The attacker may dress the email in the proper graphics and lingo of the company to make it seem as authentic as possible to the victim and include a link within that the victim is to click on for further information.
The email will read something like:
“Dear _______, there seems to be a problem with your account which requires your immediate attention. To access your account, please click the link below.”
This is where it is important to think before you act. Often, people don’t think beforehand, and they go ahead to click the link, which is where the trouble begins.
Baiting: Baiting involves offering something to a user to pique their interest. Two forms of baiting usually occur; phishing and physical baiting. In phishing, baiting usually occurs in the form of a promise – like a prize to be won that is sent to the user’s email. “Click this link to claim your prize!”
In physical baiting, the social engineer usually leaves a flash drive or USB stick behind that entices the user to plug it into their computer with the intent of infecting the computer with malware. Company employees may find themselves curious about the flash drive enough to see what’s on it.
Pretexting: In pretexting, the social engineer usually tells a story that compels the user to act based on the exploitation of his trust or emotional connection. The social engineer will send an email in the guise of a trusted friend, co-worker, or organization. The email usually presents a problem to be solved when it concerns a friend or might even request a donation to a particular cause. The email will usually include a link to a portal where information can be entered to be phished from the user.
Pretexting can also occur in the form of a phone call in what is known as vishing or “voice phishing,” where the social engineer uses the call to gather the same information over the phone by pretending to be someone in power. They might call and pretend to be an official from another office or a third party service provider looking for access to systems that include information important to a recent transaction.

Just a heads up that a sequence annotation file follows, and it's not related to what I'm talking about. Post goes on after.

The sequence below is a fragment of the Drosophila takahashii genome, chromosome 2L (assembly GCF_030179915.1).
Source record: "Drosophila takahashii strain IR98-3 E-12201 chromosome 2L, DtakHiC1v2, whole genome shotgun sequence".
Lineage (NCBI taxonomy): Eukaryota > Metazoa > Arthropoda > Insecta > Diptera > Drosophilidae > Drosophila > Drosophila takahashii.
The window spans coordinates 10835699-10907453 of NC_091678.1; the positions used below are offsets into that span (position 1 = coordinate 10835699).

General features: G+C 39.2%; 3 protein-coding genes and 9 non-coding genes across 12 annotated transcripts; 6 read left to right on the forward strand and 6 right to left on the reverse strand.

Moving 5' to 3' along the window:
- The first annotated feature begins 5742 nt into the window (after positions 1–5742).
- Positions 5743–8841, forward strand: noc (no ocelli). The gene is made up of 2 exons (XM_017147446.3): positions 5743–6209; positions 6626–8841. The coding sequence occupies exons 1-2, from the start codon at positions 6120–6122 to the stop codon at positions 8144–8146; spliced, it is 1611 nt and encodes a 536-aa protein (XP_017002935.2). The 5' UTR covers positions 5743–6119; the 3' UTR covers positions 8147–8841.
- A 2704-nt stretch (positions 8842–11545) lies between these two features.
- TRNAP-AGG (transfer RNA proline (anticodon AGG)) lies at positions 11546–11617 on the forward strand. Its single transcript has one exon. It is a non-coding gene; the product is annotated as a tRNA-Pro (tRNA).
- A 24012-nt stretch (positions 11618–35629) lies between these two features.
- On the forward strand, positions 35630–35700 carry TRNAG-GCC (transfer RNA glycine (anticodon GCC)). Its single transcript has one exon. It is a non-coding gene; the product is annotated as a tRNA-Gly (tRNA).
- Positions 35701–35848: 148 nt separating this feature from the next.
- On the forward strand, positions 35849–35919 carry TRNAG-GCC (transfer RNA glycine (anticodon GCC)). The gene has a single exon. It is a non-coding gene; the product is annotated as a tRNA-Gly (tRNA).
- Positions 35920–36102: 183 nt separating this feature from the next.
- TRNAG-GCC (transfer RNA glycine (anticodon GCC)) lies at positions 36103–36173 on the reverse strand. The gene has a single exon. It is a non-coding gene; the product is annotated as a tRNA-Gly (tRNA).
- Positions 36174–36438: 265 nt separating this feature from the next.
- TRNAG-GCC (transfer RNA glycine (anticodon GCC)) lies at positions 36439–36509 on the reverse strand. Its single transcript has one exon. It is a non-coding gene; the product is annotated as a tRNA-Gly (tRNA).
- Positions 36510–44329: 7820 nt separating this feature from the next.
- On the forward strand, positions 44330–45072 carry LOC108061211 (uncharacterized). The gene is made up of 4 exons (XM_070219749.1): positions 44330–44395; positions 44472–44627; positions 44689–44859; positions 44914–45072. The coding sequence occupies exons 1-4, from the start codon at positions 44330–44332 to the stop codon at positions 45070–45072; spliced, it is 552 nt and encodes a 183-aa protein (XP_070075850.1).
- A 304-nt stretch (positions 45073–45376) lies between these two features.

Types of Social Engineers
In addition to the malicious actors who are hackers, identity thieves, and others that use social engineering to manipulate people out of their personal data, there are also sales professionals, recruiters, law enforcement, governments, security professionals, and ethical penetration testers that use social engineering. They may be deploying the same tactics but under legal circumstances. These are the professionals who seek to gather information to create results for their clients, organizations, or even society as a whole.
Tips for Protecting Yourself from Malicious Actors
- Pay attention: Make sure you keep an eye out for the sender on all emails. Even if it looks like you’re receiving an email from a friend or co-worker, it may not be what it looks like. Verify that the email is coming from a trusted source.
- Beware of email hijacking: Even if the email is from a trusted source, it may still be a social engineer who sent you a baited or pretexted phishing contact. Don’t click any links in the email. Instead, hover your mouse over the link and ensure the connection is redirecting you to where it says it’s going. You can also use a search engine to search any links you may be unfamiliar with.
- Get confirmation when possible: If you’re not sure the contact is coming from a trusted source, ask for proof, “Did you send me that link this morning?”
- Secure your devices: Be sure your company’s devices are installed with the latest antivirus and antimalware. Use the proper password and user access management hygiene for all devices and device accounts. We’ve compiled the best security practices you’ll need to secure your Windows and macOS devices.
- Educate yourself and your team: Your employees are on the front line when it comes to social engineering, and education through security awareness training is essential.